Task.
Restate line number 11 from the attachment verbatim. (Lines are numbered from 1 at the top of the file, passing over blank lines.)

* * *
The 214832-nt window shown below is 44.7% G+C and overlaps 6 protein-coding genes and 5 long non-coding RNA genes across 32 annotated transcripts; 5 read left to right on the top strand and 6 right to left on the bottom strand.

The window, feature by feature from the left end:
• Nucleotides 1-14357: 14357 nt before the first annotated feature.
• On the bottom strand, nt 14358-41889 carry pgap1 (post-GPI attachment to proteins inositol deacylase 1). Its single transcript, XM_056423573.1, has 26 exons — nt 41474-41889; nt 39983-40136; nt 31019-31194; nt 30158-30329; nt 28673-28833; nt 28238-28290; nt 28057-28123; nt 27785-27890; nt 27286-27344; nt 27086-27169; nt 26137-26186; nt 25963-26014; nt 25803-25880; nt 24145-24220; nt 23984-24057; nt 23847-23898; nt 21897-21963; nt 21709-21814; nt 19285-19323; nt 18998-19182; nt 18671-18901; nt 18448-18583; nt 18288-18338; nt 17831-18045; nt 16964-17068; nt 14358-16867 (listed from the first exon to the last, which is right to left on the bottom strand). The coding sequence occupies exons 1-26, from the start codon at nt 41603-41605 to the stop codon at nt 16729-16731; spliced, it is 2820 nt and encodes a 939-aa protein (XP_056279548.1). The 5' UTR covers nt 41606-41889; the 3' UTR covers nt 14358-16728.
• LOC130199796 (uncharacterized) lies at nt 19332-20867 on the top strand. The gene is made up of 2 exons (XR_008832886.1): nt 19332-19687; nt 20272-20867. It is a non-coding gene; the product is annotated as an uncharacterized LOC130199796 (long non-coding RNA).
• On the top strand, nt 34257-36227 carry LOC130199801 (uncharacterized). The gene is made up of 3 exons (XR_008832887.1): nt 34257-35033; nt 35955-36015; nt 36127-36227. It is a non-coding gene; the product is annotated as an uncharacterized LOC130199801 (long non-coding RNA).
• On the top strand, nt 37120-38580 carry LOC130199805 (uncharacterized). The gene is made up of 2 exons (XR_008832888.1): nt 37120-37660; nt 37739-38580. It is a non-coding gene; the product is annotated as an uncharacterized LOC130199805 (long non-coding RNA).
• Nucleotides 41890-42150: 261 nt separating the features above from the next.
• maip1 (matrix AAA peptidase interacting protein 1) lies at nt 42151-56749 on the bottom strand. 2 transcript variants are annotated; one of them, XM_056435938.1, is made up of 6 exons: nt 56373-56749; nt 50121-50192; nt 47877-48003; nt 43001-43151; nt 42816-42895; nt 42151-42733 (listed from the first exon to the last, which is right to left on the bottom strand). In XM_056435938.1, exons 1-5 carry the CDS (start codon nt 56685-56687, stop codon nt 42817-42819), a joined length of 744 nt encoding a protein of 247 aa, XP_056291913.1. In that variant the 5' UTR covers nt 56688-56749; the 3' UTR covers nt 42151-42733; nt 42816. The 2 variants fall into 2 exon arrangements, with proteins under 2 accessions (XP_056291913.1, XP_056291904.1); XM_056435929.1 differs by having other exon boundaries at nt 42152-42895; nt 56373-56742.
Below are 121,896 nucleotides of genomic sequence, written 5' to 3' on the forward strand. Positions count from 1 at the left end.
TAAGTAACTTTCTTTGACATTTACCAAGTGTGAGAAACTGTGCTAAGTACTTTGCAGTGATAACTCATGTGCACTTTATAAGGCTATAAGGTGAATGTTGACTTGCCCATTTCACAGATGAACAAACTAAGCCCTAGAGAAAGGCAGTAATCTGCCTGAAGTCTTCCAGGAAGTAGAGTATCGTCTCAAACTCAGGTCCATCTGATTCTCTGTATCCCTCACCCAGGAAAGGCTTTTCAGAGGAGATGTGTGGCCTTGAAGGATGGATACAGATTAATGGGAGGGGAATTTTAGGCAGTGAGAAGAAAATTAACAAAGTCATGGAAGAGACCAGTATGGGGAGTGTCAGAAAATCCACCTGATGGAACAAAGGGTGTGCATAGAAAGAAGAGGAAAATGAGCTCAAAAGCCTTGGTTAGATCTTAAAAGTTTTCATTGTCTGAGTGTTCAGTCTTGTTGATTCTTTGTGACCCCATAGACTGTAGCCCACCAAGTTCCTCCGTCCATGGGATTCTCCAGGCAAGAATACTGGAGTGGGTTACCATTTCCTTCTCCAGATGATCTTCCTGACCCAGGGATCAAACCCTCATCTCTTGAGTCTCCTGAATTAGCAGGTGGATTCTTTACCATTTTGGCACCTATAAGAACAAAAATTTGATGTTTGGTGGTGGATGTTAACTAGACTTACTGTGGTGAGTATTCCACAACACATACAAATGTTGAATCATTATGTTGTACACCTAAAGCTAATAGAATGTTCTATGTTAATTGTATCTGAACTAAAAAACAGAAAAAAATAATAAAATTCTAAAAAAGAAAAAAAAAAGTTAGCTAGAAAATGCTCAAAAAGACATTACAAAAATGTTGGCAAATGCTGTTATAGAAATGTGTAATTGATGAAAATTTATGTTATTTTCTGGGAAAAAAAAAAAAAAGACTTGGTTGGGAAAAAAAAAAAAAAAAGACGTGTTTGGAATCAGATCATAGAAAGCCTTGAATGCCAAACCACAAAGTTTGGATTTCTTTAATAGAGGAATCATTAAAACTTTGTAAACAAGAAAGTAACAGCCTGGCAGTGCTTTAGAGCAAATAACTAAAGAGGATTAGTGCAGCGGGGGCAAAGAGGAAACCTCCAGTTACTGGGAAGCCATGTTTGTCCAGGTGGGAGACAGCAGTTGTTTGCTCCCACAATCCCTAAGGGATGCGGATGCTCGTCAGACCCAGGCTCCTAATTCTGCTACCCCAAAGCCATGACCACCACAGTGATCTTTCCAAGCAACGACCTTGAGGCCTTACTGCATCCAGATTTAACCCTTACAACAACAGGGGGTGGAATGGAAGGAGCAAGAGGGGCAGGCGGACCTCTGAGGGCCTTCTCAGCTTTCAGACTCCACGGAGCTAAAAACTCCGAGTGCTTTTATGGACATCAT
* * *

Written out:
TAAGTAACTTTCTTTGACATTTACCAAGTGTGAGAAACTGTGCTAAGTACTTTGCAGTGATAACTCATGTGCACTTTATAAGGCTATAAGGTGAATGTTGACTTGCCCATTTCACAGATGAACAAACTAAGCCCTAGAGAAAGGCAGTAATCTGCCTGAAGTCTTCCAGGAAGTAGAGTATCGTCTCAAACTCAGGTCCATCTGATTCTCTGTATCCCTCACCCAGGAAAGGCTTTTCAGAGGAGATGTGTGGCCTTGAAGGATGGATACAGATTAATGGGAGGGGAATTTTAGGCAGTGAGAAGAAAATTAACAAAGTCATGGAAGAGACCAGTATGGGGAGTGTCAGAAAATCCACCTGATGGAACAAAGGGTGTGCATAGAAAGAAGAGGAAAATGAGCTCAAAAGCCTTGGTTAGATCTTAAAAGTTTTCATTGTCTGAGTGTTCAGTCTTGTTGATTCTTTGTGACCCCATAGACTGTAGCCCACCAAGTTCCTCCGTCCATGGGATTCTCCAGGCAAGAATACTGGAGTGGGTTACCATTTCCTTCTCCAGATGATCTTCCTGACCCAGGGATCAAACCCTCATCTCTTGAGTCTCCTGAATTAGCAGGTGGATTCTTTACCATTTTGGCACCTATAAGAACAAAAATTTGATGTTTGGTGGTGGATGTTAACTAGACTTACTGTGGTGAGTATTCCACAACACATACAAATGTTGAATCATTATGTTGTACACCTAAAGCTAATAGAATGTTCTATGTTAATTGTATCTGAACTAAAAAACAGAAAAAAATAATAAAATTCTAAAAAAGAAAAAAAAAAGTTAGCTAGAAAATGCTCAAAAAGACATTACAAAAATGTTGGCAAATGCTGTTATAGAAATGTGTAATTGATGAAAATTTATGTTATTTTCTGGGAAAAAAAAAAAAAAGACTTGGTTGGGAAAAAAAAAAAAAAAAGACGTGTTTGGAATCAGATCATAGAAAGCCTTGAATGCCAAACCACAAAGTTTGGATTTCTTTAATAGAGGAATCATTAAAACTTTGTAAACAAGAAAGTAACAGCCTGGCAGTGCTTTAGAGCAAATAACTAAAGAGGATTAGTGCAGCGGGGGCAAAGAGGAAACCTCCAGTTACTGGGAAGCCATGTTTGTCCAGGTGGGAGACAGCAGTTGTTTGCTCCCACAATCCCTAAGGGATGCGGATGCTCGTCAGACCCAGGCTCCTAATTCTGCTACCCCAAAGCCATGACCACCACAGTGATCTTTCCAAGCAACGACCTTGAGGCCTTACTGCATCCAGATTTAACCCTTACAACAACAGGGGGTGGAATGGAAGGAGCAAGAGGGGCAGGCGGACCTCTGAGGGCCTTCTCAGCTTTCAGACTCCACGGAGCTAAAAACTCCGAGTGCTTTTATGGACATCAT